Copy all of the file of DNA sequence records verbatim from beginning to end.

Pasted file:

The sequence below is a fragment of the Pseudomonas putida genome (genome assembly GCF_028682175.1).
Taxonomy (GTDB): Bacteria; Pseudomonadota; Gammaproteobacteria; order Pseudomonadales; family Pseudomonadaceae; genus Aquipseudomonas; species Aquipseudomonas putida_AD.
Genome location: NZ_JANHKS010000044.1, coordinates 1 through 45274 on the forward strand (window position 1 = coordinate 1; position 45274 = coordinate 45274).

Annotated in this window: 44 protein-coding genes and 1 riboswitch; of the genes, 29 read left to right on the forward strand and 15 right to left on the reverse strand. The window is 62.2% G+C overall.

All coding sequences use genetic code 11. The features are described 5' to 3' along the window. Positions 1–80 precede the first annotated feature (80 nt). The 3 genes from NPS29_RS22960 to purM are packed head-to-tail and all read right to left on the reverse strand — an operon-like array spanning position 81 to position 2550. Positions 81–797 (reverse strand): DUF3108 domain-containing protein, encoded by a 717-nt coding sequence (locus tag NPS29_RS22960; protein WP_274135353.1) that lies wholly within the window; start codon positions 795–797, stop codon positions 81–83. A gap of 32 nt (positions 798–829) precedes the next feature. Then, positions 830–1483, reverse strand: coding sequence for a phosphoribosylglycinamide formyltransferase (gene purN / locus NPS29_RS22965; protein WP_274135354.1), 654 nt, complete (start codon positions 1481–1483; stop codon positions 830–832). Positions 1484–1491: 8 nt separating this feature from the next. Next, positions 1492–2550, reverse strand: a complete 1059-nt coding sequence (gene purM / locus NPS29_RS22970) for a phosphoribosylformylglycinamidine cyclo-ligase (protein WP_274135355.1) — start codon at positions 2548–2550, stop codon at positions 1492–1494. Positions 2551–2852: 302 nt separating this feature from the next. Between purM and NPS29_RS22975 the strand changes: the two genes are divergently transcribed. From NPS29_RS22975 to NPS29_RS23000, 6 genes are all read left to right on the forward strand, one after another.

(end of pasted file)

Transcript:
The sequence below is a fragment of the Pseudomonas putida genome (genome assembly GCF_028682175.1).
Taxonomy (GTDB): Bacteria; Pseudomonadota; Gammaproteobacteria; order Pseudomonadales; family Pseudomonadaceae; genus Aquipseudomonas; species Aquipseudomonas putida_AD.
Genome location: NZ_JANHKS010000044.1, coordinates 1 through 45274 on the forward strand (window position 1 = coordinate 1; position 45274 = coordinate 45274).

Annotated in this window: 44 protein-coding genes and 1 riboswitch; of the genes, 29 read left to right on the forward strand and 15 right to left on the reverse strand. The window is 62.2% G+C overall.

All coding sequences use genetic code 11. The features are described 5' to 3' along the window. Positions 1–80 precede the first annotated feature (80 nt). The 3 genes from NPS29_RS22960 to purM are packed head-to-tail and all read right to left on the reverse strand — an operon-like array spanning position 81 to position 2550. Positions 81–797 (reverse strand): DUF3108 domain-containing protein, encoded by a 717-nt coding sequence (locus tag NPS29_RS22960; protein WP_274135353.1) that lies wholly within the window; start codon positions 795–797, stop codon positions 81–83. A gap of 32 nt (positions 798–829) precedes the next feature. Then, positions 830–1483, reverse strand: coding sequence for a phosphoribosylglycinamide formyltransferase (gene purN / locus NPS29_RS22965; protein WP_274135354.1), 654 nt, complete (start codon positions 1481–1483; stop codon positions 830–832). Positions 1484–1491: 8 nt separating this feature from the next. Next, positions 1492–2550, reverse strand: a complete 1059-nt coding sequence (gene purM / locus NPS29_RS22970) for a phosphoribosylformylglycinamidine cyclo-ligase (protein WP_274135355.1) — start codon at positions 2548–2550, stop codon at positions 1492–1494. Positions 2551–2852: 302 nt separating this feature from the next. Between purM and NPS29_RS22975 the strand changes: the two genes are divergently transcribed. From NPS29_RS22975 to NPS29_RS23000, 6 genes are all read left to right on the forward strand, one after another.